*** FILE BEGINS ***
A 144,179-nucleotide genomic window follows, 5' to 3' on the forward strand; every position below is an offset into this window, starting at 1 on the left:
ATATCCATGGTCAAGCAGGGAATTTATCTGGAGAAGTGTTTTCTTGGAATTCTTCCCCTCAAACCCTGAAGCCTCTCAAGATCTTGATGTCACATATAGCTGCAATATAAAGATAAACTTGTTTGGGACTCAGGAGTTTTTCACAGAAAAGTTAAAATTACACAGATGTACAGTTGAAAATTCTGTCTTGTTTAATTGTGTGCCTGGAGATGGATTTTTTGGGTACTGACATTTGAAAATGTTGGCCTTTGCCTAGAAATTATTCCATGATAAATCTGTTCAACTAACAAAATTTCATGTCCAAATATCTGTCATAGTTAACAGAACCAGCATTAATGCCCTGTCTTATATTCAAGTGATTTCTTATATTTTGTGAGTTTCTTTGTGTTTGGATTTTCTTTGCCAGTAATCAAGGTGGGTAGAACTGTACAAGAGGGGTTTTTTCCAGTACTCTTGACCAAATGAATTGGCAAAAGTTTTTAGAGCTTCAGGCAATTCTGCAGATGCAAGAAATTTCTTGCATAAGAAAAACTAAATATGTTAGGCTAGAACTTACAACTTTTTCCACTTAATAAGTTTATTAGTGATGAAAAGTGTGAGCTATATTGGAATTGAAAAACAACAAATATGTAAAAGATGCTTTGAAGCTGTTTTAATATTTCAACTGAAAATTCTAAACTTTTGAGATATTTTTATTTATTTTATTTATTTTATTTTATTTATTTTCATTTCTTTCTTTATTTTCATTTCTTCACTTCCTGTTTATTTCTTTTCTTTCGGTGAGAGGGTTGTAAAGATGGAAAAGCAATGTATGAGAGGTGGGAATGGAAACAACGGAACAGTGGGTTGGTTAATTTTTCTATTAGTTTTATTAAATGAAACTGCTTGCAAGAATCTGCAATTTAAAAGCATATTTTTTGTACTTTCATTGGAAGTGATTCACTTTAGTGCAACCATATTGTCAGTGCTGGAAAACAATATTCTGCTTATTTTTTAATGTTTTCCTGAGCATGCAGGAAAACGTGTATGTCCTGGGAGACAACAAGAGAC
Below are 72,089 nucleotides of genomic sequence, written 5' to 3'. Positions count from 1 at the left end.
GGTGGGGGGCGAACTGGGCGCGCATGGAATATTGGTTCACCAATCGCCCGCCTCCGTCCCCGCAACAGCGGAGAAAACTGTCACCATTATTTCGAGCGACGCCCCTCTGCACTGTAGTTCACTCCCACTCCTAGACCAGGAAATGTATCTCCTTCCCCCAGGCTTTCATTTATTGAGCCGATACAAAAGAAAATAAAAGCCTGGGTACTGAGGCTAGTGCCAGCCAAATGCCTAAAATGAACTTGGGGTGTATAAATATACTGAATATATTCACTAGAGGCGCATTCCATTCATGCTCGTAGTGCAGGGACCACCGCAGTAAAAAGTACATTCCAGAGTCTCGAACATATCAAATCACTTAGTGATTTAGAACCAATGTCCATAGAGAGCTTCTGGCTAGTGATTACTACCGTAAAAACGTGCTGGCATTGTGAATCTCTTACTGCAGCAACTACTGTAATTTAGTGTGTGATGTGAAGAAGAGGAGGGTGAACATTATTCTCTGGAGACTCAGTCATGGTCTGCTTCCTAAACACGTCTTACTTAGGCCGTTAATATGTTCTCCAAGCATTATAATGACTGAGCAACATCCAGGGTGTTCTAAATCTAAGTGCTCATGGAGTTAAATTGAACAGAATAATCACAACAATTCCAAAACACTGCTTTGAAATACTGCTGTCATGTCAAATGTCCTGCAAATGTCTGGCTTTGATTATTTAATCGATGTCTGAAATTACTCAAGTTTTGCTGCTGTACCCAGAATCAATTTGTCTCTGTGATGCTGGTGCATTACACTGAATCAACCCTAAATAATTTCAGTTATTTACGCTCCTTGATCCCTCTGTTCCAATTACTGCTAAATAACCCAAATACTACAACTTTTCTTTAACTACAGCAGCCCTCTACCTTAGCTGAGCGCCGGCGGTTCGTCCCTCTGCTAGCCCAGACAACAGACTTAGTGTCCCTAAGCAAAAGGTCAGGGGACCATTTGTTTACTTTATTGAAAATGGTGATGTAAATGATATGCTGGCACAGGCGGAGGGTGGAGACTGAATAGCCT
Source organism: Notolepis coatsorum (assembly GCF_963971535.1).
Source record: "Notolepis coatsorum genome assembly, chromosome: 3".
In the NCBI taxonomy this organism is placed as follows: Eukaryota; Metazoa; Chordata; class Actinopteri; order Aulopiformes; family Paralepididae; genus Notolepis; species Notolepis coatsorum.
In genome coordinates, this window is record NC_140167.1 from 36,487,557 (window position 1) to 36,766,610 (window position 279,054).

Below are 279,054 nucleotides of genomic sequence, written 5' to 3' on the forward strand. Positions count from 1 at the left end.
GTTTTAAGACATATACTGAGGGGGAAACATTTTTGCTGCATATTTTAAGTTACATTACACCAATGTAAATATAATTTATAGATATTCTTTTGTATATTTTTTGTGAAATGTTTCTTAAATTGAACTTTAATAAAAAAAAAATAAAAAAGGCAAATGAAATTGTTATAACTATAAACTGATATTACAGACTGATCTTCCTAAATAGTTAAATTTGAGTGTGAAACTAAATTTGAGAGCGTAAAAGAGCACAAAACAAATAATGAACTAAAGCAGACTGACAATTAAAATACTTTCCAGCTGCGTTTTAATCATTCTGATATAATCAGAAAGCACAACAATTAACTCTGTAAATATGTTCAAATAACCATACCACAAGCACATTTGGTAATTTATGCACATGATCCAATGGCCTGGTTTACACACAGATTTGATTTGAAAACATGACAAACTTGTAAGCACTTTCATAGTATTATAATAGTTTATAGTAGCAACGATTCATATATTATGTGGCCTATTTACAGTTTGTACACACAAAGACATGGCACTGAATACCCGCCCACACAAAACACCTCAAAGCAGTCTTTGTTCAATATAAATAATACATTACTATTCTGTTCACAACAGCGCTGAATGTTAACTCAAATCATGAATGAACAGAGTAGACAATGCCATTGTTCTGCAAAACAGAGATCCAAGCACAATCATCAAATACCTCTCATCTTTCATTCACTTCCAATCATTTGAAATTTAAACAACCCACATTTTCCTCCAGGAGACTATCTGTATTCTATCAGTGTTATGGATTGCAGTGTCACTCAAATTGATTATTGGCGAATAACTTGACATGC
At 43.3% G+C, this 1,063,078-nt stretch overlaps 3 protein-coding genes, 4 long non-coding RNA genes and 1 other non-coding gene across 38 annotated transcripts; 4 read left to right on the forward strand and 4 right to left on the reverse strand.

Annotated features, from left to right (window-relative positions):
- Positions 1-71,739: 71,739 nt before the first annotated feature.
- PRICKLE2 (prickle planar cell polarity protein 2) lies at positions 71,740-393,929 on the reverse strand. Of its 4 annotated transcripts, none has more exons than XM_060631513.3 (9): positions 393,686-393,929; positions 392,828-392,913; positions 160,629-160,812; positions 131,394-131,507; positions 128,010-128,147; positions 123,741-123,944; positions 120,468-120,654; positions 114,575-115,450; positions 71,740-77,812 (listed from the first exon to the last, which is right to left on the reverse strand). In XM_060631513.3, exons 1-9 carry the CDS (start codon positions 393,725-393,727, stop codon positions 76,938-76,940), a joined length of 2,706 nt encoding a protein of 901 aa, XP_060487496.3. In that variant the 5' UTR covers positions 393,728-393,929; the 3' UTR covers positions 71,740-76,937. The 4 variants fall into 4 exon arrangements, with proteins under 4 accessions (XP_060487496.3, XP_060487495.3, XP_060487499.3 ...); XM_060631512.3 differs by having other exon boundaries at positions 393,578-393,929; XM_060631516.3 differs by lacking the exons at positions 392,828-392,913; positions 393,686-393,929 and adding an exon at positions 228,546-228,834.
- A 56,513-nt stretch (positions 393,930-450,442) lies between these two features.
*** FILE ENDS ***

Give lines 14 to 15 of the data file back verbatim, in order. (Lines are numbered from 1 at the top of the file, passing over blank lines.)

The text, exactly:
- PRICKLE2 (prickle planar cell polarity protein 2) lies at positions 71,740-393,929 on the reverse strand. Of its 4 annotated transcripts, none has more exons than XM_060631513.3 (9): positions 393,686-393,929; positions 392,828-392,913; positions 160,629-160,812; positions 131,394-131,507; positions 128,010-128,147; positions 123,741-123,944; positions 120,468-120,654; positions 114,575-115,450; positions 71,740-77,812 (listed from the first exon to the last, which is right to left on the reverse strand). In XM_060631513.3, exons 1-9 carry the CDS (start codon positions 393,725-393,727, stop codon positions 76,938-76,940), a joined length of 2,706 nt encoding a protein of 901 aa, XP_060487496.3. In that variant the 5' UTR covers positions 393,728-393,929; the 3' UTR covers positions 71,740-76,937. The 4 variants fall into 4 exon arrangements, with proteins under 4 accessions (XP_060487496.3, XP_060487495.3, XP_060487499.3 ...); XM_060631512.3 differs by having other exon boundaries at positions 393,578-393,929; XM_060631516.3 differs by lacking the exons at positions 392,828-392,913; positions 393,686-393,929 and adding an exon at positions 228,546-228,834.
- A 56,513-nt stretch (positions 393,930-450,442) lies between these two features.